Sometimes groups of individuals will work together as a firm (or corporation) and execute aggregate legal behaviors of positive aggregate utility.  The aggregate behavior and utility are defined as some function of the behavior and utility functions of members of the firm.

Example 2.  Suppose B=\sum_iB_i is a corporate behavior which is a formal sum of behaviors of its members.  Define the aggregate utility U_F of a firm F as

\displaystyle U_F(B)=\sum_i u_i(B_i)

where u_i is the utility function of the person committing behavior B_i.  Perhaps if a member contributes n behaviors per day, then they may say the utility of a behavior is S_p/(365n) where S_p is the salary of person p.  In this case the corporate utility summed over behaviors throughout the year would be their (in economic terms) normal profit (assuming no other expenditures), but it isn’t a very useful value since it does not indicate economic profits, which is really their utility in capitalistic economies.

Definition 3.  A dynamic legal system is collection of static legal systems.  A dynamic legal system P=\{P_t\}_{t\in\mathbb{R}} is continuous if for every static legal system P_t there is some \varepsilon>0 such that the cardinalities of sets of laws for all static legal systems \{P_{t-\varepsilon},...,P_t,...,P_{t+\varepsilon}\} differ by at most 1 (i.e. laws don’t change too fast).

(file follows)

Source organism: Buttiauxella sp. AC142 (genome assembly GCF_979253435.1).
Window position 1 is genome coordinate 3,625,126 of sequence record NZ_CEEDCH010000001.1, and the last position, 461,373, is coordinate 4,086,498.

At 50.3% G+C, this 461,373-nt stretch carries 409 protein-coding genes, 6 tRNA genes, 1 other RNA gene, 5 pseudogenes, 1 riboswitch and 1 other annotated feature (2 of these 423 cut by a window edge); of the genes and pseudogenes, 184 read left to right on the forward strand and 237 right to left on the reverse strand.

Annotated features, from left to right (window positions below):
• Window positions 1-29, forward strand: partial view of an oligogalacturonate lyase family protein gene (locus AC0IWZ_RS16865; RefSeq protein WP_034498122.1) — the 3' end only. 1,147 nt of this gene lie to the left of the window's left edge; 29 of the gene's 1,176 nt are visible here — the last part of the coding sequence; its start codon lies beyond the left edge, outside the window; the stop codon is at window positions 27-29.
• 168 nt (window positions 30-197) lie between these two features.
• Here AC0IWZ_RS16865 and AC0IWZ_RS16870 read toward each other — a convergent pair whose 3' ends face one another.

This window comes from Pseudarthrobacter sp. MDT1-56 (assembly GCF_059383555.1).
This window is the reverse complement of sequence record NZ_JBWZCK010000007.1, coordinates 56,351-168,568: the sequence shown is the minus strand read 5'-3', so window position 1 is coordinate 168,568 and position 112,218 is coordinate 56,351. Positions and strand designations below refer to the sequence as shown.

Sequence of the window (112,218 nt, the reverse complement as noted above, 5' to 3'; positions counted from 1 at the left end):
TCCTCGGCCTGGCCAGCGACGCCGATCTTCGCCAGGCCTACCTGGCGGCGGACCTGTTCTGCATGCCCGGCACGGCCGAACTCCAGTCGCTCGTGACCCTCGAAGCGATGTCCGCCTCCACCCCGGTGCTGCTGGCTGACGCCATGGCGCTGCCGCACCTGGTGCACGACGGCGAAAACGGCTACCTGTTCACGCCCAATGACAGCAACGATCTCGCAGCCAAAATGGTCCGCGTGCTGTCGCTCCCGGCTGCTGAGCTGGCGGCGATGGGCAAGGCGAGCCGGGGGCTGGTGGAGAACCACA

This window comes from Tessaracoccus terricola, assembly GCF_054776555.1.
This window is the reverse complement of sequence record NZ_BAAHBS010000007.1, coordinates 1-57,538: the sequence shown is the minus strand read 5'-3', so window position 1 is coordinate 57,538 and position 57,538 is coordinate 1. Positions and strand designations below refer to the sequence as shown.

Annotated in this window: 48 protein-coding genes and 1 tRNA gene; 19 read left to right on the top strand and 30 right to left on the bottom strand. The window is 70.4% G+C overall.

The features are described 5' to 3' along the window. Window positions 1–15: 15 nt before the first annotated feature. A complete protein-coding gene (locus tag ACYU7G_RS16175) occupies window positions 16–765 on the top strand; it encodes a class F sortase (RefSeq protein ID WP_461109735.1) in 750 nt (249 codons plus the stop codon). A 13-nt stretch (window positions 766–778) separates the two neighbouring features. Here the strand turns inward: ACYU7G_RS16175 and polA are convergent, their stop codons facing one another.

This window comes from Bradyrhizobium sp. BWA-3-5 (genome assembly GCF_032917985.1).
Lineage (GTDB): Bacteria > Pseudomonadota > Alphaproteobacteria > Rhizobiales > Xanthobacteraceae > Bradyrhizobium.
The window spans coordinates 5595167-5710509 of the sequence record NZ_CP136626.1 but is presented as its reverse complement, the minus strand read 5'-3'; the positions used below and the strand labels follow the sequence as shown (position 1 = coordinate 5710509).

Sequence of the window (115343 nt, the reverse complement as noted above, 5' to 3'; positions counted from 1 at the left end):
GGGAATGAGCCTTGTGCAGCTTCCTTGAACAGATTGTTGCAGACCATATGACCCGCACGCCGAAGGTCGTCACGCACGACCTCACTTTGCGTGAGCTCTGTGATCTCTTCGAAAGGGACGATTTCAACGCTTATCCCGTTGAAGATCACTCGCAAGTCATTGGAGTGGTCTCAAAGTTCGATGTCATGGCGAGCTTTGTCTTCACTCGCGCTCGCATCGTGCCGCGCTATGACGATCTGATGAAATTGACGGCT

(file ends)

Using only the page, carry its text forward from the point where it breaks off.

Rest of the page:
A token economy is a special kind of dynamic legal system, indexed by time, where we define the utility of a behavior to be 1 if it gives the person 1 token.  What makes a token economy special is conservation of utility.  This means that

\displaystyle\sum_{ij} u_i(B_{ij})=0

where B_{ij} is the jth behavior committed by person p_i for all static legal systems P_t (i.e. the sum of token changes at any time is equal to 0).

In particular it implies that any behavior B_p of person (or firm) p with utility u_p(B_p) has a coperson (or cofirm) p' such that B_p is a cobehavior to person p' and u_p(B_p)+u_{p'}(B_p)=0.

Note:  It’s definitely choppy in some areas and could use revision, but I thought I’d throw it out first.

Let me briefly summarize the post.  A legal system is a collection of people, where each person is, for all intensive purposes, a collection of behaviors, together with a collection of laws that govern those behaviors.  We can further assume that behaviors are committed provided that they are of positive utility.  The behaviors that take negative values are cobehaviors (behaviors executed by other persons for whom the utility is positive and equal in magnitude).  In actuality when one purchases something, although they lose money, they typically receive something else useful in return; however, our study is limited strictly to currency, in which case they lose from a purchase.  In this case we can think of the economy of currency/tokens as an approximation to a fluid that changes its density through transactions; whereas the individual who loses/destroys tokens in exchange for a product can simply think of the product as a manifestation of the tokens exchanged for it.